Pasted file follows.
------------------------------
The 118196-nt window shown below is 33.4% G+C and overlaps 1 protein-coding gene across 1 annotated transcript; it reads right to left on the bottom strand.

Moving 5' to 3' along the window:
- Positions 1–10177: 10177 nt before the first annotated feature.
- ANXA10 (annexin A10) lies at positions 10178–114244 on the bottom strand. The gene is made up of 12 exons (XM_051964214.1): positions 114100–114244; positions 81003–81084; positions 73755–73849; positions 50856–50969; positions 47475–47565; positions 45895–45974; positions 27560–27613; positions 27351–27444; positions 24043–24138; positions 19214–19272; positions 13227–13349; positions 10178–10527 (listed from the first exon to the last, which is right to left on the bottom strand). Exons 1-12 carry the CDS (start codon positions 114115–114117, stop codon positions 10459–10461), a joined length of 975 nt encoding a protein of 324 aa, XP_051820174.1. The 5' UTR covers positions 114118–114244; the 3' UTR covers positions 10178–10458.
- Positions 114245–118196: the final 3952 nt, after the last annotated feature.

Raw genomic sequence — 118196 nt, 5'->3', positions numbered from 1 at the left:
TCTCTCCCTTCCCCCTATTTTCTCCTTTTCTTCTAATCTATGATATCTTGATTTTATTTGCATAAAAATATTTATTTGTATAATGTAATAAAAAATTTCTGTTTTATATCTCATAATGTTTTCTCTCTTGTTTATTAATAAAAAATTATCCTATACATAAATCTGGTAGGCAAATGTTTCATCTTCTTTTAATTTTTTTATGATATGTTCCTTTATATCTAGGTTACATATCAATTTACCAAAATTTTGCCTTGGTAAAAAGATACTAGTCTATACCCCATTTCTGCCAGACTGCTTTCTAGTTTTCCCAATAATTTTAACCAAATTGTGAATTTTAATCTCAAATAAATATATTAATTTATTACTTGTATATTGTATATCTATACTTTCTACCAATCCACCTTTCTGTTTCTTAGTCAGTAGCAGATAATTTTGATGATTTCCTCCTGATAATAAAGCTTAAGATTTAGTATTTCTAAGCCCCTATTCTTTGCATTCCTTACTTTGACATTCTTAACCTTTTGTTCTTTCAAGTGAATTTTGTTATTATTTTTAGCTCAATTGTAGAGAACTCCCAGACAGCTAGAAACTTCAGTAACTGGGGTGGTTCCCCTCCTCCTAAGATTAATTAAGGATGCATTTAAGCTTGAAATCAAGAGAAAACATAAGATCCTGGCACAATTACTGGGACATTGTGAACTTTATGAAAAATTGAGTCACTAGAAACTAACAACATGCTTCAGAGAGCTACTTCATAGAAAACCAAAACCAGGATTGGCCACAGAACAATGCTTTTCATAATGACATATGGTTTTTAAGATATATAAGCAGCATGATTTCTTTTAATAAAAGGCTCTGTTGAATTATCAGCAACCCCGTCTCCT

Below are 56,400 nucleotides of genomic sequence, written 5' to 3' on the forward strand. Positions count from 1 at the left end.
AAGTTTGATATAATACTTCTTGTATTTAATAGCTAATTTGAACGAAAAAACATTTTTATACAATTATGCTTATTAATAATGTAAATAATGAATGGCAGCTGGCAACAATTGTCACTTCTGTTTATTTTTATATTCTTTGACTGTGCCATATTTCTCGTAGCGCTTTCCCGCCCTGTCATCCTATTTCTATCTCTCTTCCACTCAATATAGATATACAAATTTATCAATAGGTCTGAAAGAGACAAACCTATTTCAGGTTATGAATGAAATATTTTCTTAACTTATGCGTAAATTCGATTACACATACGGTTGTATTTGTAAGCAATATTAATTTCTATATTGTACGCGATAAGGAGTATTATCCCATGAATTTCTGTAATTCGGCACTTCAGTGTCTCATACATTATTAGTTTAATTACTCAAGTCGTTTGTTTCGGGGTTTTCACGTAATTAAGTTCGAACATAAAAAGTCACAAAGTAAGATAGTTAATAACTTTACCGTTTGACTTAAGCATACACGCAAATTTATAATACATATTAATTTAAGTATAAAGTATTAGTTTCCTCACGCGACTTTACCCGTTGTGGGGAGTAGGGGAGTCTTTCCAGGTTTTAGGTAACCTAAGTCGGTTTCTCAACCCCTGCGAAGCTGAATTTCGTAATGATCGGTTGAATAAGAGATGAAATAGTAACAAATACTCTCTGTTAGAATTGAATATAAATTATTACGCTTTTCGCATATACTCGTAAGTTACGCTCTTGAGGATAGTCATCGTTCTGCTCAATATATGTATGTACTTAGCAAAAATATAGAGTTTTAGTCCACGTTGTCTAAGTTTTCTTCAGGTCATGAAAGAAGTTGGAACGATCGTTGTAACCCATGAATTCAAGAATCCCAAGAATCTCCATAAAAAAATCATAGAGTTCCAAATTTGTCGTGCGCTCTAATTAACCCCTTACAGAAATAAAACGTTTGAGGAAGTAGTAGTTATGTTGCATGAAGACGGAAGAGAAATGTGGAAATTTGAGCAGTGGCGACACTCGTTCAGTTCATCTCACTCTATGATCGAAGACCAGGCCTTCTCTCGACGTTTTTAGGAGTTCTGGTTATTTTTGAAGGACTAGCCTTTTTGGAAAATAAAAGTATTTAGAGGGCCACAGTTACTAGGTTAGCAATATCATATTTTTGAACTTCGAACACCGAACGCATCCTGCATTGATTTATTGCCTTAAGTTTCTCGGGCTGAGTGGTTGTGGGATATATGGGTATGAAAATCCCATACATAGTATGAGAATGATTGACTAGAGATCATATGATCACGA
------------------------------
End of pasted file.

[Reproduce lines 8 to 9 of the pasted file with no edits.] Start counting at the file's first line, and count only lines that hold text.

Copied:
Below are 56,400 nucleotides of genomic sequence, written 5' to 3' on the forward strand. Positions count from 1 at the left end.
AAGTTTGATATAATACTTCTTGTATTTAATAGCTAATTTGAACGAAAAAACATTTTTATACAATTATGCTTATTAATAATGTAAATAATGAATGGCAGCTGGCAACAATTGTCACTTCTGTTTATTTTTATATTCTTTGACTGTGCCATATTTCTCGTAGCGCTTTCCCGCCCTGTCATCCTATTTCTATCTCTCTTCCACTCAATATAGATATACAAATTTATCAATAGGTCTGAAAGAGACAAACCTATTTCAGGTTATGAATGAAATATTTTCTTAACTTATGCGTAAATTCGATTACACATACGGTTGTATTTGTAAGCAATATTAATTTCTATATTGTACGCGATAAGGAGTATTATCCCATGAATTTCTGTAATTCGGCACTTCAGTGTCTCATACATTATTAGTTTAATTACTCAAGTCGTTTGTTTCGGGGTTTTCACGTAATTAAGTTCGAACATAAAAAGTCACAAAGTAAGATAGTTAATAACTTTACCGTTTGACTTAAGCATACACGCAAATTTATAATACATATTAATTTAAGTATAAAGTATTAGTTTCCTCACGCGACTTTACCCGTTGTGGGGAGTAGGGGAGTCTTTCCAGGTTTTAGGTAACCTAAGTCGGTTTCTCAACCCCTGCGAAGCTGAATTTCGTAATGATCGGTTGAATAAGAGATGAAATAGTAACAAATACTCTCTGTTAGAATTGAATATAAATTATTACGCTTTTCGCATATACTCGTAAGTTACGCTCTTGAGGATAGTCATCGTTCTGCTCAATATATGTATGTACTTAGCAAAAATATAGAGTTTTAGTCCACGTTGTCTAAGTTTTCTTCAGGTCATGAAAGAAGTTGGAACGATCGTTGTAACCCATGAATTCAAGAATCCCAAGAATCTCCATAAAAAAATCATAGAGTTCCAAATTTGTCGTGCGCTCTAATTAACCCCTTACAGAAATAAAACGTTTGAGGAAGTAGTAGTTATGTTGCATGAAGACGGAAGAGAAATGTGGAAATTTGAGCAGTGGCGACACTCGTTCAGTTCATCTCACTCTATGATCGAAGACCAGGCCTTCTCTCGACGTTTTTAGGAGTTCTGGTTATTTTTGAAGGACTAGCCTTTTTGGAAAATAAAAGTATTTAGAGGGCCACAGTTACTAGGTTAGCAATATCATATTTTTGAACTTCGAACACCGAACGCATCCTGCATTGATTTATTGCCTTAAGTTTCTCGGGCTGAGTGGTTGTGGGATATATGGGTATGAAAATCCCATACATAGTATGAGAATGATTGACTAGAGATCATATGATCACGA